A new study from the University of Virginia suggests that fast-paced television, defined by the researchers in the following way — “To quantify pacing, the 2 television episodes were viewed for the number of times a complete scene change occurred (eg, from swimming pool to bedroom). For the fast-paced show, the scene completely changed on average every 11 seconds; even within the scene, characters were almost constantly rapidly moving through space. The educational television show had acomplete scene change every 34 seconds on average” — has a negative impact on children’s self-control and attention span. I’d be curious to know, though, how much that has to do on whether the information conveyed from scene to scene builds on information you’ve received previously. If the Ghostwriter kids are bopping from the community garden to the bodega to Lenni’s studio to Jamal’s townhouse because they’re putting together clues in a case, wouldn’t that make viewers tune out distractions and focus on what the kids are learning along the way? I guess Ghostwriter and Sponge Bob, which the study used as a test show, are aimed at different ages when kids have different levels of cognition. But I’d be curious to know at which age kids start to be able to follow a narrative, and what kinds of narratives are a reach that help them learn versus which sort of narratives are just too complicated for them.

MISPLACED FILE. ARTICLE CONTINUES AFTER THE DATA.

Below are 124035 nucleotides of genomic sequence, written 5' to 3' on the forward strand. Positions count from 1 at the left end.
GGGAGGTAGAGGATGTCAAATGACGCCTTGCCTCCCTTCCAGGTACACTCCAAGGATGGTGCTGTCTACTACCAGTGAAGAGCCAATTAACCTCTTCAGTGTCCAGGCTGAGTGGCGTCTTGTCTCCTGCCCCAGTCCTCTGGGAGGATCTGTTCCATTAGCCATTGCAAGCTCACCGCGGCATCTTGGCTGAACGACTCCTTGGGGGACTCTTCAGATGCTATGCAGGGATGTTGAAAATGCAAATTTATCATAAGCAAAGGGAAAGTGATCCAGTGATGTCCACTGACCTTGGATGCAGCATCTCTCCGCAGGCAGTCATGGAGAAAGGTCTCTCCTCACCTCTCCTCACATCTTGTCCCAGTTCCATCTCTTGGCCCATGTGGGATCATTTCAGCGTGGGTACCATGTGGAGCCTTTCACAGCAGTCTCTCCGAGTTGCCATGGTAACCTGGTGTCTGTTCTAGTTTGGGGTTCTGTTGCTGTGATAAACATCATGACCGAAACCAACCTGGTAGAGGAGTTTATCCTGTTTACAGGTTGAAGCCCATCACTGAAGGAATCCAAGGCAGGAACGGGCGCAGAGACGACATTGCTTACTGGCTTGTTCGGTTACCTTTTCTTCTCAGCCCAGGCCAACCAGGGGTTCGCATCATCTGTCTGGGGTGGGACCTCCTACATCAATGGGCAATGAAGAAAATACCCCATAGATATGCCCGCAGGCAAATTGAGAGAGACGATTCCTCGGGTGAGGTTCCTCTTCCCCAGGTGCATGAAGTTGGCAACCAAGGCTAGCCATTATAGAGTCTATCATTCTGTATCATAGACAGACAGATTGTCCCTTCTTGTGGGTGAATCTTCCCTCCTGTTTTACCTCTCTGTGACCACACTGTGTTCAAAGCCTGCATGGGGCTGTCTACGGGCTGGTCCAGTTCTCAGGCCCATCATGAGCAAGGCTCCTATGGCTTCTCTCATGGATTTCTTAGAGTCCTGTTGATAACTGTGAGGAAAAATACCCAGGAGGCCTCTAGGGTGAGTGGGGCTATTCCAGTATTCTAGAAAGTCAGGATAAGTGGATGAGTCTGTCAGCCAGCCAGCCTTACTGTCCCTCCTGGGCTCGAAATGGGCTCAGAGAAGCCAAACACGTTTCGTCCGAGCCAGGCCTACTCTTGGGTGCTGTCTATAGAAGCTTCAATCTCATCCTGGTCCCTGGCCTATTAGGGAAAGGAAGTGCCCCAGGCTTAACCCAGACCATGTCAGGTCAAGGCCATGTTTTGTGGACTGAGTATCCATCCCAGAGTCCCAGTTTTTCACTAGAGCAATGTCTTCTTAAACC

SpongeBob: Bad For America’s Kids